It had the desired effect. Hartley was fantastic throughout the tournament and really excelled with the added responsibility. If Chris Robshaw was a mascot for Lancaster (impeccably behaved and politically correct), then Hartley is certainly characteristic of Eddie Jones' more confrontational and edgy style.
Elsewhere, number eight Billy Vunipola was simply sensational from the outset. The Saracens man look revitalised: fitter and stronger under Jones. The Australian enabled Vunipola the freedom to really take responsibility and consistently get over the gain line.
Perhaps the best bit of man management was Jones' reserved praise for the 'colossal' Robshaw. The Harlequins man personified the disastrous World Cup campaign in many ways, but Jones ensured this would not linger. This was a masterful touch from the Aussie, which subtly helped get the press and public back on his side.
4. Consistency in selection
Eddie Jones was very consistent in his selection, which undoubtedly helped England. The 10, 12 combination of Ford and Farrell worked in England's favour.
Farrell at 12, was an inspired selection - his presence was invaluable with his accurate kicking from the tee also offering England a valuable exit strategy. In Farrell, England also have a fantastic distributor.
The advantage of having two decision makers in midfield was clear to see. England were able to seamlessly bring their back three into play, in a way previously not seen.
The surprise inclusion of Sam Burgess at the World Cup was proof of this. Defences in test rugby are so hard to break down these days that a simple battering ram approach will not suffice. If you look at other world-class centres, such as Ma'a Nonu and Sony Bill Williams, there's so much more to their game than this.
Whilst in the long-term this may not be the answer, it was the right call for the tournament. The introduction of Manu Tuilagi against Wales really hurt England: the 10, 12 axis was disrupted and this really altered England's gameplan.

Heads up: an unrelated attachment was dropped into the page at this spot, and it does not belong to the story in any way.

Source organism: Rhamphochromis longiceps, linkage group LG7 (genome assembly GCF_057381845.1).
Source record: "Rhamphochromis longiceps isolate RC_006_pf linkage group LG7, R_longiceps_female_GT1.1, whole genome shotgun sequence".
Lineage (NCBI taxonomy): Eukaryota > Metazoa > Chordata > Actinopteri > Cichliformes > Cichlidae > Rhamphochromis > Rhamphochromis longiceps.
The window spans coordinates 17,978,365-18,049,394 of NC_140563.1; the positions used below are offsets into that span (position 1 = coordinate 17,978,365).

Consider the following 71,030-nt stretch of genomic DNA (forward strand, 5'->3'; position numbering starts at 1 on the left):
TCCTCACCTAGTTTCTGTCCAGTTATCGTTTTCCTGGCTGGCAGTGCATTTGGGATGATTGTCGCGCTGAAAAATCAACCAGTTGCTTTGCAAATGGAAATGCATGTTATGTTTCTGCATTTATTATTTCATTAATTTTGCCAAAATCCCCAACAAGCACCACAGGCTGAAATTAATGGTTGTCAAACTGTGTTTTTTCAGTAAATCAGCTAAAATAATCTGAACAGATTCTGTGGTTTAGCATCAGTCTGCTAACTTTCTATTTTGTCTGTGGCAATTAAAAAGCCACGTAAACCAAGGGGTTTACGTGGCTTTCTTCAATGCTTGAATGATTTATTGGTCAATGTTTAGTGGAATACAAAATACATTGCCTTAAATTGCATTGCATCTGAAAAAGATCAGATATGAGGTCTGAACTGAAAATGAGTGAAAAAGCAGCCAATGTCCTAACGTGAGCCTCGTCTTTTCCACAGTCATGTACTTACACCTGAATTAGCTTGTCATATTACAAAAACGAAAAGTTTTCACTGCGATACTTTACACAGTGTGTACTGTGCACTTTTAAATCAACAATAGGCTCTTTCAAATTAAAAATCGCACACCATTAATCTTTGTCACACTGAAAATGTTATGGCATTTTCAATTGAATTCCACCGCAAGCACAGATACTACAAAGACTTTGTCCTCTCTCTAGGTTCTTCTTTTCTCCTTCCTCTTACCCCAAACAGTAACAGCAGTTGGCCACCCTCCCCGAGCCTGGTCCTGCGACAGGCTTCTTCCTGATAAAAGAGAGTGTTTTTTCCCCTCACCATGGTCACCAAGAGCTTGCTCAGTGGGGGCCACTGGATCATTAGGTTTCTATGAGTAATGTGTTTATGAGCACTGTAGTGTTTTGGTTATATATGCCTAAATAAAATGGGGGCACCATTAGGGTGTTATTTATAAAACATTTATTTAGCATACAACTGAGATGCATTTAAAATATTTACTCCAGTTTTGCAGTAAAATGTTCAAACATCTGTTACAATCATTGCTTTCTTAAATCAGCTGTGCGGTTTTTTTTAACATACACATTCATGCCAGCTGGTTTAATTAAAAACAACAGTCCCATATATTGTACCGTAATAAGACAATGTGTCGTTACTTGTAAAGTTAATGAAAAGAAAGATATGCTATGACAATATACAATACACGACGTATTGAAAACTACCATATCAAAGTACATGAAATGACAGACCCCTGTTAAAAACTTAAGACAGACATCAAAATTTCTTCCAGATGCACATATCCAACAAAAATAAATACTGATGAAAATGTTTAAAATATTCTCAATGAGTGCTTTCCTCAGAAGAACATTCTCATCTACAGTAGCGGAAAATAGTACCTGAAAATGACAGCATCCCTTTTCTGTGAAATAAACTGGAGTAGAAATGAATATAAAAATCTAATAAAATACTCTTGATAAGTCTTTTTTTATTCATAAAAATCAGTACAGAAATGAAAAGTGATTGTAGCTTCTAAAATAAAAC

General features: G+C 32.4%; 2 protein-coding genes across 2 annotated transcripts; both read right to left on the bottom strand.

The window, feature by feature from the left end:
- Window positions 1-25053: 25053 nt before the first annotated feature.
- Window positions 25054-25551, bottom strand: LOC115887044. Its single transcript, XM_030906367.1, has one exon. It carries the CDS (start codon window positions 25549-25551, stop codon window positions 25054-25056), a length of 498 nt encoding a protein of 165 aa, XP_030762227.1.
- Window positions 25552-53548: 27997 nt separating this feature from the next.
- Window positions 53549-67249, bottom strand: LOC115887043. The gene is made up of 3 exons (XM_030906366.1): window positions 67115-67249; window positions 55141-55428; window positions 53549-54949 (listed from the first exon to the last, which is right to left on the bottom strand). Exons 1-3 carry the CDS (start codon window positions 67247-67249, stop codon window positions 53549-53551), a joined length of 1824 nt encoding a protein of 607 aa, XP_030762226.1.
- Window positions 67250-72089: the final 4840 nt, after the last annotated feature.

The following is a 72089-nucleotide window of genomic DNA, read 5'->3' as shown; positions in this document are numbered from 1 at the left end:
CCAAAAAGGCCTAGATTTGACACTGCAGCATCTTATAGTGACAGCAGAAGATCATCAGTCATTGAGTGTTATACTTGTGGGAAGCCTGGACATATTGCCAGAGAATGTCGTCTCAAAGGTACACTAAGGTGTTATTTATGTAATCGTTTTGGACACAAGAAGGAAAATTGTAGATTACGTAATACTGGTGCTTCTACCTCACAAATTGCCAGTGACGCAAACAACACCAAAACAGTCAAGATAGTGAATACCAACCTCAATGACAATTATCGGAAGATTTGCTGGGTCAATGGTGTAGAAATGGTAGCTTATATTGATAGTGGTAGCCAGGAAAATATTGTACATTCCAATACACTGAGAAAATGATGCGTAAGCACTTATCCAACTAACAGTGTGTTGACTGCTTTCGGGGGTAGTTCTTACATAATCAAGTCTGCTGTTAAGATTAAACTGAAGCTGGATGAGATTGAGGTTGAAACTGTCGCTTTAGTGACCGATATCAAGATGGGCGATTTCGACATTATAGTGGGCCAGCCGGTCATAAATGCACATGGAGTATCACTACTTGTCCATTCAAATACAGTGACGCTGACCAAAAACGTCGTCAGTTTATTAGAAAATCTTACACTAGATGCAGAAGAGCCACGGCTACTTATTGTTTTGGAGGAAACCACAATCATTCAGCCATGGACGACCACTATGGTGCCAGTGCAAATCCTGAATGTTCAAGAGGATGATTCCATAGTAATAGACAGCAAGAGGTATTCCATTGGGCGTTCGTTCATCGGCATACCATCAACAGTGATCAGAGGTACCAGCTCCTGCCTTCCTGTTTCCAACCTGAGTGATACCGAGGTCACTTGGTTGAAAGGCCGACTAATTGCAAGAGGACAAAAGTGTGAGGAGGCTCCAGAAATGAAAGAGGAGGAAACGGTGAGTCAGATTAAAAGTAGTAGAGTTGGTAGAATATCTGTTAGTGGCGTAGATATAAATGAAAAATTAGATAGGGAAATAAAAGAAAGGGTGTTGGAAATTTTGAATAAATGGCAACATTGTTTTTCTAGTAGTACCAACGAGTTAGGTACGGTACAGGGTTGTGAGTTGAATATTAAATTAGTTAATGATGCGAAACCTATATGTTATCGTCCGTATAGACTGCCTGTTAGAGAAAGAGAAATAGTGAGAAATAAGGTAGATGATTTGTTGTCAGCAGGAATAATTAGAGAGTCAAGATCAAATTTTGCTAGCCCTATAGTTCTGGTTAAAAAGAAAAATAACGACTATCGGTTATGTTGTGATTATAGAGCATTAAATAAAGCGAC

Although impact subs are a very important part of the game, the context of the game needs to be considered first. On the whole, Jones judged the context fairly well, but there is room for improvement here.
5. Refreshing approach: Politically incorrect!
Whilst this may seem inconsequential, this played a massive role in the psychology of the championship and England. All too often under Lancaster, England were the victim of the mind games from Warren Gatland amongst others.
Jones came in and ripped up the rule book on this one, though. He subtly got into the opposition's head with digs about Wales' scrummaging and was unforgiving in wanting to 'smack' Italy.
This is a stark contrast to Lancaster: a diplomat, who personified the all too often polite English attitude.
Instead, Jones brought a winning ability, an ability to go for the jugular, the attitude to win at all costs.
And it worked.
Under Lancaster, England were the nearly men. Jones has finally delivered something tangible for the years of promise previously shown.
Lancaster must undoubtedly take some credit for England's success here, but the contribution of Jones in his short tenure must not be undervalued, either.
There is definite room for improvement for an England side looking to challenge the Southern Hemisphere's elite. At least now, though, they have a strong platform from which they can build from.